Unmaking the Presidency: Donald Trump’s War on the World’s Most Powerful Office

Susan Hennessey and Benjamin Wittes. Farrar, Straus and Giroux, $28 (404p) ISBN 978-0-374-17536-8
Hennessey and Wittes (The Future of Violence), editors of national security website Lawfare, deliver a penetrating partisan analysis of President Trump’s first term in office. Part catalogue of current events, part historical study, the book draws unflattering comparisons between Trump and former presidents, including George Washington, whose statement condemning the razing of a Cherokee town by Georgia settlers in 1792 is set alongside Trump’s comment there were “very fine people—on both sides” of a 2017 Unite the Right rally in Charlottesville, Va., where a white supremacist killed a counterprotester. Hennessey and Wittes illuminate how the constitutional system of checks and balances has stymied Trump’s “processless brand of decision-making,” noting that his first two executive orders restricting travel to the U.S. from Muslim-majority countries were struck down by federal courts, and recounting instances in which officials in the State and Justice departments contradicted presidential statements. The book’s wealth of factoids (“President Grover Cleveland answered the White House telephone each time it rang”) and keen insights into Trump’s character (“a man who wore his propensity to abuse power on his sleeve”) provide much food for thought. Liberals and independent-minded readers of presidential histories will savor this thorough, lucidly written account. (Jan.)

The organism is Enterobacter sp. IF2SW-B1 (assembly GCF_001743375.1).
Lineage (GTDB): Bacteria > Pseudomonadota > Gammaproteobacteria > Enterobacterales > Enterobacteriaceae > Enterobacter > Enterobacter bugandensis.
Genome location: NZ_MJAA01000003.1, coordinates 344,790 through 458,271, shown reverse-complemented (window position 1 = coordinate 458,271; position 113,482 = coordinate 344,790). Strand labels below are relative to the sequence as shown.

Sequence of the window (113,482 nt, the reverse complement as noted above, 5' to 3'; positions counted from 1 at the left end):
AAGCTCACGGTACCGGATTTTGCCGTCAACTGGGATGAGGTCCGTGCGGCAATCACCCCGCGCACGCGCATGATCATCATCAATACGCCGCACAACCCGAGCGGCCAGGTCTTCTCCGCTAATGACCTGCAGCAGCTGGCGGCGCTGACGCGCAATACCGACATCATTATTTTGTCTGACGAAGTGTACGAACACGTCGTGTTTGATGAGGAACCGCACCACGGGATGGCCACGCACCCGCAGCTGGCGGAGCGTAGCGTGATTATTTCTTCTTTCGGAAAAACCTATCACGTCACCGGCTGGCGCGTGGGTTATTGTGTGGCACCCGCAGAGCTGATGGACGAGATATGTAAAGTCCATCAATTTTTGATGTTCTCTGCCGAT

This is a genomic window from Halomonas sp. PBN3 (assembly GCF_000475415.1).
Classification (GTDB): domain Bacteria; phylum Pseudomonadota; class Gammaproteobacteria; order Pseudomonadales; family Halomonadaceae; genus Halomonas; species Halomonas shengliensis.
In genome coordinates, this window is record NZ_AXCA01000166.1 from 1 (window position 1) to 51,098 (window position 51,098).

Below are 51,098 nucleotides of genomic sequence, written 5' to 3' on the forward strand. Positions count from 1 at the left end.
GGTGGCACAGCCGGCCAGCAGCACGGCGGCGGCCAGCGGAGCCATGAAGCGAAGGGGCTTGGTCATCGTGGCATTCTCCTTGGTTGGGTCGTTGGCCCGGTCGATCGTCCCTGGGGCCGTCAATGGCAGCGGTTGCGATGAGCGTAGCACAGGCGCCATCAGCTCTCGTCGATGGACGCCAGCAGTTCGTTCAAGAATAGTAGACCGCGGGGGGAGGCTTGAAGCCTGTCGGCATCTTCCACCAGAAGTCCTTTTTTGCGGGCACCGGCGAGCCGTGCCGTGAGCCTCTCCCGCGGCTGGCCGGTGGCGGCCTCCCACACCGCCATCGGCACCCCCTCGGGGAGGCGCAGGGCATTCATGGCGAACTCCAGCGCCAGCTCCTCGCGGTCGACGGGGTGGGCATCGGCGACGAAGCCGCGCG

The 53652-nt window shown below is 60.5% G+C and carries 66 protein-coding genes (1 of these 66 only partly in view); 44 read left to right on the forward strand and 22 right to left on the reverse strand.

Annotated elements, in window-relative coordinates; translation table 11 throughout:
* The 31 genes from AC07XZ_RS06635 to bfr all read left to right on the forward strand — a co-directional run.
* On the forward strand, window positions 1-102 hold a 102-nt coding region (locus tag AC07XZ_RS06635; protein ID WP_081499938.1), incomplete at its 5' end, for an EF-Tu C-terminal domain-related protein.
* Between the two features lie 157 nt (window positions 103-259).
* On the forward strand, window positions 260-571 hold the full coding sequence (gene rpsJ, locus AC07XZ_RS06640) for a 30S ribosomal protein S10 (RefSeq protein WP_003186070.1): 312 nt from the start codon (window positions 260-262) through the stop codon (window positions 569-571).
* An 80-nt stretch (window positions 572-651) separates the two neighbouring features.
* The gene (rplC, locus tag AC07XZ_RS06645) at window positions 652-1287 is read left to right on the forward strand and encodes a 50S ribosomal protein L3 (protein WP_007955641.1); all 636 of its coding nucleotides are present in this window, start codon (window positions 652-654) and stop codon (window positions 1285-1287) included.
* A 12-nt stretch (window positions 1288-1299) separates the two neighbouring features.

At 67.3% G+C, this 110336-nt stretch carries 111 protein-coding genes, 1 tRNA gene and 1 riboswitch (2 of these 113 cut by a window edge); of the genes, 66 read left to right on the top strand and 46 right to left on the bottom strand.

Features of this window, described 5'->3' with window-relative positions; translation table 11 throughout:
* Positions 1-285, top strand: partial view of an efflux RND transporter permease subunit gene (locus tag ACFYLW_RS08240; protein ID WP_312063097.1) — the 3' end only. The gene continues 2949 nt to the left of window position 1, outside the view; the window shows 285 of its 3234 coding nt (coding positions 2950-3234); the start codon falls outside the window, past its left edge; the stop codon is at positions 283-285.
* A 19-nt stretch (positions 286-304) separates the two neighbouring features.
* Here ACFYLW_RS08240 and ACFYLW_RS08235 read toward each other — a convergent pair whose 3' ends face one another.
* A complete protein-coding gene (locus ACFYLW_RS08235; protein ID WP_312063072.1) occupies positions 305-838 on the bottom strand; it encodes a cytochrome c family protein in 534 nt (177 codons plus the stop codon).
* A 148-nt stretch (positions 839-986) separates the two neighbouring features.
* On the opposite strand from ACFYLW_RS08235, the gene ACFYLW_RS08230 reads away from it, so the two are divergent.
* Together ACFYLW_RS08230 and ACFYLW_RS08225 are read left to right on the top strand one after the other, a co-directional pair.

Reviewed on : 10/15/2019
Release date: 01/21/2020
Genre: Nonfiction
Paperback - 432 pages - 978-1-250-78567-1
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